President Ronald Reagan

President Ronald Reagan’s Statements on the Spitak Earthquake of 1988: Video Report


WASHINGTON — On December 7, 1988, after learning about the earthquake in Armenia, then leader of the Soviet Union Mikhail Gorbachev interrupted his visit to the United States to fly back to the USSR. Gorbachev informed his American counterpart Ronald Reagan about the disaster at his farewell lunch in Newark, NJ.

“The earthquake was severe. There are many losses of lives, many causalities. I have been told that one village just disappeared,” Gorbachev stated, perhaps meaning the destruction of the town of Spitak. The Soviet leader added that he had just sent a telegram to the people of Armenia.

“Are there any estimates on the number of lives lost?”, asked Vice President George Bush. The latter was present at lunch together with Secretary of State George Schultz and President Reagan’s National Security Adviser Colin Powell. “Not yet,” Gorbachev replied, offering his assumption that the toll should be around hundreds.

The video recording of the event shows that President Reagan was shocked to learn that an entire settlement was wiped out. “If a village just disappeared, the number must be high,” Secretary of State Schultz added. As it would later be known, according to various estimates the final statistics of the death reached 38.000.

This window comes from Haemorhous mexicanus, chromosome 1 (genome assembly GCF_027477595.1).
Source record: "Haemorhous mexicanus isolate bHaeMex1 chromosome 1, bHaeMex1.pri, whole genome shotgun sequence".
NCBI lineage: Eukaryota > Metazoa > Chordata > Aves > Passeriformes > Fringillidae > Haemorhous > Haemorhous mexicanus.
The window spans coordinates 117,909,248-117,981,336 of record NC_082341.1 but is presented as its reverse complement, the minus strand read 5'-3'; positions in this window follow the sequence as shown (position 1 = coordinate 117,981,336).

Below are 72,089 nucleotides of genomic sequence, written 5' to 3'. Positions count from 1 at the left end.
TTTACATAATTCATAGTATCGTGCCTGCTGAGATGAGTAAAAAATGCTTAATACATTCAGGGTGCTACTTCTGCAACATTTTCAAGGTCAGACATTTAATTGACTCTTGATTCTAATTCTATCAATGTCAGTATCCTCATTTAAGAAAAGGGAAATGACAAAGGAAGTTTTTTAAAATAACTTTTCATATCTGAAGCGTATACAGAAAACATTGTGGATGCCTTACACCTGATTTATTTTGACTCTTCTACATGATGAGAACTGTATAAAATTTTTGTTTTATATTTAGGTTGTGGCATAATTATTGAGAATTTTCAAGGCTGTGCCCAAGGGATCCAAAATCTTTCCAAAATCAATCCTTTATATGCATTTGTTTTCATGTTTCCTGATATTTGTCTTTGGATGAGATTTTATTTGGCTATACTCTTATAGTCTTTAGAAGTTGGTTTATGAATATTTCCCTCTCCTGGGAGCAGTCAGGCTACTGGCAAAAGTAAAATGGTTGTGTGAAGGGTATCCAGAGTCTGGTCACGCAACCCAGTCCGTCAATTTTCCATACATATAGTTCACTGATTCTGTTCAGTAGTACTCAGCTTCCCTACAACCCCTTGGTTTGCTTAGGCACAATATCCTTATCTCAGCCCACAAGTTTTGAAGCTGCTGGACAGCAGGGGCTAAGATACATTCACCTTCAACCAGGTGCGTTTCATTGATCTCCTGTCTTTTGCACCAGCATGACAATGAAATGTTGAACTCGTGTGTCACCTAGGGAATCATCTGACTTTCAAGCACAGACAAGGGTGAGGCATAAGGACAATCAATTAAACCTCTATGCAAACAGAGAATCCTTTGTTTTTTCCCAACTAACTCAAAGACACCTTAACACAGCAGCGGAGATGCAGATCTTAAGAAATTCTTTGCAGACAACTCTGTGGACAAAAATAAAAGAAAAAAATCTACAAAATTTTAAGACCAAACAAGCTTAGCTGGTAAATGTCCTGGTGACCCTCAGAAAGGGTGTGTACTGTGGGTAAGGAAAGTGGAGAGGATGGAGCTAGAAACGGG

Ronald Reagan’s Presidential Library has made several public videos of the president’s statements on the disastrous quake in Armenia: his December 7 lunch with Gorbachev, the meeting with the US rescue officers who flew to Armenia, and the Christmas address highlight the Armenian earthquake.

“The last two weeks, the hearts of the Americans have gone out to the people of Armenia,” President Reagan said when he met the rescue professionals. “Rescue workers and medical teams from across the country flew to the Soviet Union, where you searched to the living and gave care to those injured. Ladies and Gentlemen, thanks to people like you, the Armenians did not have to face this disaster alone,” he added.

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At this meeting at the White House, the president also highlighted the work of the Federal Emergency Management Agency (FEMA) to coordinate the relief efforts and the tireless endeavors of the Armenian-American community. Reagan mentioned Hazel Barsamian, an Armenian-American community activist, in his Christmas radio address: “As Hazel Barsamian, an American of Armenian descent, says, and I quote, ‘we have a history of this kind of tragedy. We are fighters. We are survivors. We stand together, and we will survive,’” noted Ronald Regan, adding: “They will go on for the Armenian people are made of hardy stuff.”

Reagan had close professional and personal relationships with the Armenian-American community, both as governor of California in 1967-1975 and as the 40th president of the United States (1981-1989).

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